Horus Heresy: The Eagle's Talon
written by John French
I'm not sure if its a different editorial direction of if they just both came out after Mortarion's Heart but so far the Heresy audios have been a lot better for knowing what makes a satisfying audio experience. The basic plot of this one is a very simple engagement: at some time during the Battle Of Tallarn an Imperial Fists strike team of three squads has infiltrated an Iron Warriors macro-transport ship (its like a troop transport except its transporting an entire army including armour) that they have to stop reaching the surface.
That's a very simple and direct skirmish engagement, more so even than the battle at the centre of Mortarion's Heart, but John French uses the audio medium to make it both interesting and varied to listen to.
First of all we are once again in a story being related after the fact. In this case we have someone examining a series of archived radio transmissions between the three Fists squads as they infiltrate the ship and making notes on them. This allows French not only to skip a lot of boring bits but to use the listening historian as a source of exposition. During the breaks between vox fragments we have our Iron Warriors historian talk about the specific tactics of the skirmish, the larger tactical situation of Tallarn, and even offer some thoughts on whether or not the concept of honour has any value in the Heresy-era Imperium.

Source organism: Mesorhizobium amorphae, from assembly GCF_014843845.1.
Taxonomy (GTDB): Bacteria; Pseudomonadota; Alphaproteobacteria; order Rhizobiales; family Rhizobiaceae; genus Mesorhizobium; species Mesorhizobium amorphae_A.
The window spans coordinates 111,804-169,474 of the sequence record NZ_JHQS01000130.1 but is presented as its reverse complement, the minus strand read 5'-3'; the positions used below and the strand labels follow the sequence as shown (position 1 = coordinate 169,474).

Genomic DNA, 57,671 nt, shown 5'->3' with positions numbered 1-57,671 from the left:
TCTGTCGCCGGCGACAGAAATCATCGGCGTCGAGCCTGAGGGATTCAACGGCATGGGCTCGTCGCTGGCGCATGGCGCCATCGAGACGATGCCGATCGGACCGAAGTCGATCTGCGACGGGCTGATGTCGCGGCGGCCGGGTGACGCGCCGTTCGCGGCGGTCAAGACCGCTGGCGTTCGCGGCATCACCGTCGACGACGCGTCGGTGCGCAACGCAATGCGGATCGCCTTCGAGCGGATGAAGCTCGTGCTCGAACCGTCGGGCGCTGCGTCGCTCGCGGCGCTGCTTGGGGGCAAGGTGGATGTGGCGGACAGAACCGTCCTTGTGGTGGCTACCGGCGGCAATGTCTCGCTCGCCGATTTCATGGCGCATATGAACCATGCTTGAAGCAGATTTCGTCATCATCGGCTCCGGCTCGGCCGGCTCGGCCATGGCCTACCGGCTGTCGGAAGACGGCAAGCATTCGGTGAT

A similar conversation to that last one comes up between the Fists sergeants, one interesting detail of which is that one o their number became a Space Marine during the Heresy and has only known war against other Space Marines.
Of the communications the most interesting, for my money, is when the subject is broached of destroying the ship and letting it crash. The impact and the nuclear fallout would kill indiscriminately the people on the surface both loyal and traitor. What interests me, what gave me more insight into the Imperial Fists psychology than I think I've ever been granted before, is that one of the sergeants insists that Space Marines should not sacrifice human lives for their own victory, that it runs counter to the reasons the Space Marines were created.
It isn't a new insight into Space Marine psychology (it forms the basis of one of the earliest Black Library novels) but it gives the “vox archive” sections a bit of meat they might otherwise have lacked alongside the more contemplative exposition of the archivist.